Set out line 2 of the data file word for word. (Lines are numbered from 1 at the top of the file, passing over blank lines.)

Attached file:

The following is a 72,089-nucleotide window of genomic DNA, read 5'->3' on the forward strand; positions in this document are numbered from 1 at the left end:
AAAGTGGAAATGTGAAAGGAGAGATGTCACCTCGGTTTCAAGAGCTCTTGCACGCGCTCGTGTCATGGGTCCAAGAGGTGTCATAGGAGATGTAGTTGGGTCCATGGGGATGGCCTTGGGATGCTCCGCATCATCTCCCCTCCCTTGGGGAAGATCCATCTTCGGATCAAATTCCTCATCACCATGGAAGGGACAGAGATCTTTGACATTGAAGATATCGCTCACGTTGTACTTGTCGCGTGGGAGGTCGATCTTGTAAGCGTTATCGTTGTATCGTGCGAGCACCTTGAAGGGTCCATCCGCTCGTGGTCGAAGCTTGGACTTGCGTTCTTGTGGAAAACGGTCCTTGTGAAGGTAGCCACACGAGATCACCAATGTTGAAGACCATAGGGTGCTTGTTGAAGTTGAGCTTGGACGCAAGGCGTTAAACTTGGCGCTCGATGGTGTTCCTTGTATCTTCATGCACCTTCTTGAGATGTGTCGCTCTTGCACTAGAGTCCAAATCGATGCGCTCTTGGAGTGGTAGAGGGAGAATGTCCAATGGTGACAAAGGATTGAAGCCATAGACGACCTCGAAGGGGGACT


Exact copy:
AAAGTGGAAATGTGAAAGGAGAGATGTCACCTCGGTTTCAAGAGCTCTTGCACGCGCTCGTGTCATGGGTCCAAGAGGTGTCATAGGAGATGTAGTTGGGTCCATGGGGATGGCCTTGGGATGCTCCGCATCATCTCCCCTCCCTTGGGGAAGATCCATCTTCGGATCAAATTCCTCATCACCATGGAAGGGACAGAGATCTTTGACATTGAAGATATCGCTCACGTTGTACTTGTCGCGTGGGAGGTCGATCTTGTAAGCGTTATCGTTGTATCGTGCGAGCACCTTGAAGGGTCCATCCGCTCGTGGTCGAAGCTTGGACTTGCGTTCTTGTGGAAAACGGTCCTTGTGAAGGTAGCCACACGAGATCACCAATGTTGAAGACCATAGGGTGCTTGTTGAAGTTGAGCTTGGACGCAAGGCGTTAAACTTGGCGCTCGATGGTGTTCCTTGTATCTTCATGCACCTTCTTGAGATGTGTCGCTCTTGCACTAGAGTCCAAATCGATGCGCTCTTGGAGTGGTAGAGGGAGAATGTCCAATGGTGACAAAGGATTGAAGCCATAGACGACCTCGAAGGGGGACT